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Feel free to mock their choices etc here. Like a Prayer should have been the top Madonna song!
Especially as it's the highest electronic track on the list (excepting Blue Monday).
Ehhh hard to critique something like this. There's a lot of good songs on the list from the looks of it. Will listen to a youtube playlist of it when it becomes available.
Voodoo Ray and Strings of Life at 155 and 117.
It's a decent list though. Some choices I really didn't expect, a bit of tokenism and lots of very good songs. Standard.
Sad how quickly everything is changing to Apple music. Pitchfork used to have youtube links of the tracks but obviously that doesn't come with a big whack of payola.
is probably the 'safest' pitchfork top 20 I've ever seen.
And they're usually pretty safe.
Safe, mate, safe.
and tend to focus heavily on major label output. But it's been that way forever, and they're still considerably more varied than the Rolling Stone efforts, for example.
but the Pitchfork ones introduced me to a lot of relatively non-commercial stuff when I was a teenager so it's hard to hate on them. good gateway stuff.
Their best albums of the 90s list described Shack's wonderful "HMS Fable" as an "embarrassment".
It's all very well to criticise "safe" lists, but I hardly think that lists that go out of their way to challenge the canon are any better. They invariably come across as elitist.
Once you've been a music geek for long enough, canon worship offers nothing. Some of the stuff on FACT's list might be less widely palatable, Ken Ishii's 'Garden on the Palm' might not actually be "better" than OK Computer, but fuck it I've heard OK Computer, I know what it sounds like. Having someone tell me how great it is, in relation to 99 other albums I've seen ordered slightly differently in other lists for years isn't going to expand my horizons at all.
It's just that, if it's a choice between endlessly worshipping the canon, or implementing a scorched earth policy every few years that dictates that something can be inherently bad because it's popular (and vice versa), I'm not sure that anybody wins.
That's why I like reading blogs, and why I like sites like Stereogum, and things like the 33 1/3 series of books - the only criteria for discussion and reverence seems to be that there are discussions to be had, and that the reverence can be justified.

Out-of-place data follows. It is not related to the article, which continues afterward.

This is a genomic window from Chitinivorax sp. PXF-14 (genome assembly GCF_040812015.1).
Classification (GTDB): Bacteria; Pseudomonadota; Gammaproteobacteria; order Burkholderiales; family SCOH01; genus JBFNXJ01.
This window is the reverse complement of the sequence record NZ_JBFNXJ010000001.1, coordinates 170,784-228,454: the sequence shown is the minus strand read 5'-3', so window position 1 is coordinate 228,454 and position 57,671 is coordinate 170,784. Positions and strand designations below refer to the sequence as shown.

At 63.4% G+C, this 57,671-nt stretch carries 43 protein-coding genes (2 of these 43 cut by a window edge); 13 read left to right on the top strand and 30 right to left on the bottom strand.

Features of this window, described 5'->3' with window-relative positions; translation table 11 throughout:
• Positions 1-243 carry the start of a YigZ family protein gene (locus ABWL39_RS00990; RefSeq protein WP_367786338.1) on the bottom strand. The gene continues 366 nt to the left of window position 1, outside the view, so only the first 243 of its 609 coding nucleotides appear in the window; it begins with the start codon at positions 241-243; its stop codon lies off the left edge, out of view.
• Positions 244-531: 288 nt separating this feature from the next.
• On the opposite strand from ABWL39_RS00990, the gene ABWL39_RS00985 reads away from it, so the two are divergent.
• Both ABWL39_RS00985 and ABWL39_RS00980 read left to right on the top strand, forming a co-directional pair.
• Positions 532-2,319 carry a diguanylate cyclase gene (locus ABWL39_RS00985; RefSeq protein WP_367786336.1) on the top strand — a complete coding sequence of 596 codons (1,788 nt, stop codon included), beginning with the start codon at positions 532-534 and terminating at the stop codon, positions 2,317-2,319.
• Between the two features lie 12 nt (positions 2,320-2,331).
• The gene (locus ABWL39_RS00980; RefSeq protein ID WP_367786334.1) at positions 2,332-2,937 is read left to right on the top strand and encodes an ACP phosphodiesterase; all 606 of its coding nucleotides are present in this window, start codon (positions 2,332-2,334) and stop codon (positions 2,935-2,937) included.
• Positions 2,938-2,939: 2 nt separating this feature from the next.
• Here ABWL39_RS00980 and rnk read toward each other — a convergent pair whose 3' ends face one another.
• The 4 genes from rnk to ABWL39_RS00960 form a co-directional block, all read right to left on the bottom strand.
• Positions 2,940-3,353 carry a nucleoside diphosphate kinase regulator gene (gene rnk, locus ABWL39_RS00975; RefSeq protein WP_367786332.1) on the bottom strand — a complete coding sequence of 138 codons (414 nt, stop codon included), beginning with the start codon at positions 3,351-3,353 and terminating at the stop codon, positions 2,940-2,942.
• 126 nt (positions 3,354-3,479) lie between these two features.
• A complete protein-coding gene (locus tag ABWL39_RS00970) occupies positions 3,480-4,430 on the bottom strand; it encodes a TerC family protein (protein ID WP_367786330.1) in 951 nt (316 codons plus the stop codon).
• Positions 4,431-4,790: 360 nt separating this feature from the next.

I thought it was a pretty good list.
about 25% of the artists on that list.
What was number one?
"I wanna dance with somebody" at 20.
Fuck all the way off.
Like a Prayer should have been much higher though.
So many really bland American soul / R&B / pop choices too, then it suddenly gets going with some obvious Pitchfork choices like Dinosaur Jr, Sonic Youth etc, then back to Janet Jackson and Luther Vandross.
Liked the list, reminded me of some house music I had forgotten about and some 80's R'n'B I was unfamiliar with.
They're still left in two mistakes though. I love nit-picking.
It wasn't. I tweeted at them and they corrected it.
This is the offending paragraph:
"Sonic Youth recorded 1988’s Daydream Nation, their unequivocal masterpiece, that summer at a SoHo studio owned by minimalist pioneer Philip Glass; Public Enemy were there, too, working on the other board. "
Greene St. Recording wasn't owned by Philip Glass for a start. It had been part-owned by his music director for a time but Glass never owned it, he had just recorded there.
Also, Public Enemy weren't working there at the same time as them. True, Nick Sansano, the engineer for the sessions had worked with Public Enemy but they had finished and released 'It Takes A Nation Of Millions...' months before SY started recording. 'Daydream...'. I think the author of the piece is conflating it with the 'Goo' sessions.
so it's not entirely clear-cut
i've forwarded the two other things to corrections at pitchfork dot com, which is always an option if you're bothered by inaccuracies but don't feel like making a show of it
Haha! I was actually going to e-mail them about something completely different today.
Tweeting at the sorted the major label issue so I stuck with that when whinging about the other points.
I disagree with the list
Good list though
And none of them are her best! I would put the entirety of Control in my list.
There's some standard stuff in there but R&B is over-represented and pop is under-represented. People from the 80s will not recognise this list. Where is Nik Kershaw for a start?
Yeah, I mean it's packed full of obscure names.
Obviously the top 50 is not particularly obscure (though it is a bit repetitive).